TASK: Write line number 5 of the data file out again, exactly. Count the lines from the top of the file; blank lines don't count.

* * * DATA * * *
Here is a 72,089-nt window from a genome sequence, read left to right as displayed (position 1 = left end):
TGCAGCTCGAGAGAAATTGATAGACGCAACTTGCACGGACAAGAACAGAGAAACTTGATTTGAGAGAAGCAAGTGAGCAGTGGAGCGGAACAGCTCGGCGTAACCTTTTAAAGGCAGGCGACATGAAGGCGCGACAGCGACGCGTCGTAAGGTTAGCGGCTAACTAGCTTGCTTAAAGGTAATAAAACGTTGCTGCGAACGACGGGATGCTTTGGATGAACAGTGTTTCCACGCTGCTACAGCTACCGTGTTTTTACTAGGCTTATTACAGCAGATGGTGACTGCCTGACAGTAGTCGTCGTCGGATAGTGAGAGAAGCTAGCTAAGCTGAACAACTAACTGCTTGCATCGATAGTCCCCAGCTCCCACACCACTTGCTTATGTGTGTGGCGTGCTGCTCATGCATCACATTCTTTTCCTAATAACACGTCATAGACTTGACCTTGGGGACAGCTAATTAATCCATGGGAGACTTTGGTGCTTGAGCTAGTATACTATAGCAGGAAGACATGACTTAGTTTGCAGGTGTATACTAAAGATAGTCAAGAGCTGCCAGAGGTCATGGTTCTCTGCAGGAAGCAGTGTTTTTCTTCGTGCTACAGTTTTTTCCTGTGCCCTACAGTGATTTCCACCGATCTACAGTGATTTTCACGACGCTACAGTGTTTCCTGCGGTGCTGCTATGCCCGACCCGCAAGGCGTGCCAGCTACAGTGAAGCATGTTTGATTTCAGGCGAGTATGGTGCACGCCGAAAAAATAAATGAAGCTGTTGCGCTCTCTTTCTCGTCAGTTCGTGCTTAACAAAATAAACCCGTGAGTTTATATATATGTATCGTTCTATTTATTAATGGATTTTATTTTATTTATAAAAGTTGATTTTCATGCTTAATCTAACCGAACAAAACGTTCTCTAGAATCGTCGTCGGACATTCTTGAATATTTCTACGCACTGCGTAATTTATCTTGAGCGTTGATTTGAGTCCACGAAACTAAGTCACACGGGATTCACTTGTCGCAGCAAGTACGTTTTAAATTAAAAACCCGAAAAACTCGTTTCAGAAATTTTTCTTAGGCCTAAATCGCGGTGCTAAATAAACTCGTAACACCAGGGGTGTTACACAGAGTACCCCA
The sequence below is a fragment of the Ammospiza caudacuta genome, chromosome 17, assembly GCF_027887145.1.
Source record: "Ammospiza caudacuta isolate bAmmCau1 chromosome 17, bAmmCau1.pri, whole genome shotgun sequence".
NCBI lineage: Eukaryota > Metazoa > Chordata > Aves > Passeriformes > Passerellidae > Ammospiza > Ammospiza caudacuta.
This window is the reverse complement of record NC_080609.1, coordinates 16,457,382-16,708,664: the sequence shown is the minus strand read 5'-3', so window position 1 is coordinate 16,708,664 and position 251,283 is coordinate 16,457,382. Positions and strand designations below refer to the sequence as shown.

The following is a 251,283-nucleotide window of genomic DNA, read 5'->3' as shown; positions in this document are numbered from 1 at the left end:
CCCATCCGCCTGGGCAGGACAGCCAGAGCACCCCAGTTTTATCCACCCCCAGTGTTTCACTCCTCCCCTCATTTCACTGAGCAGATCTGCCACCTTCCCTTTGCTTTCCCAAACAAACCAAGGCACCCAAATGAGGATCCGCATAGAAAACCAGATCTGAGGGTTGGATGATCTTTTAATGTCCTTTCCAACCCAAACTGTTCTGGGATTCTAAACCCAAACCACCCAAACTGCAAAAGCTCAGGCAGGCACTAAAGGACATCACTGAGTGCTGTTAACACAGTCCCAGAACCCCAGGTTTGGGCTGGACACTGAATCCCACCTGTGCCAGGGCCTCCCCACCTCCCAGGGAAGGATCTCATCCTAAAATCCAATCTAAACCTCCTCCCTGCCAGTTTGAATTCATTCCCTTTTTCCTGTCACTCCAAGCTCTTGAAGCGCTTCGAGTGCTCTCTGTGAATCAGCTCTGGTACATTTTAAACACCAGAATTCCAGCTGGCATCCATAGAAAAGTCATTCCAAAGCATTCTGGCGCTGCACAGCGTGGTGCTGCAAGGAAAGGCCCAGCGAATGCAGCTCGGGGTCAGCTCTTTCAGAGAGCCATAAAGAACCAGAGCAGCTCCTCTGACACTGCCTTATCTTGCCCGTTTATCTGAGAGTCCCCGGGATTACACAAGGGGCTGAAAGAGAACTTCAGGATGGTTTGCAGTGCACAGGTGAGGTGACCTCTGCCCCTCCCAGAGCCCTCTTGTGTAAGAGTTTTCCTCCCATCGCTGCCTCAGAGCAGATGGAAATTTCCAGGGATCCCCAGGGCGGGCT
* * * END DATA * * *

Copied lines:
NCBI lineage: Eukaryota > Metazoa > Chordata > Aves > Passeriformes > Passerellidae > Ammospiza > Ammospiza caudacuta.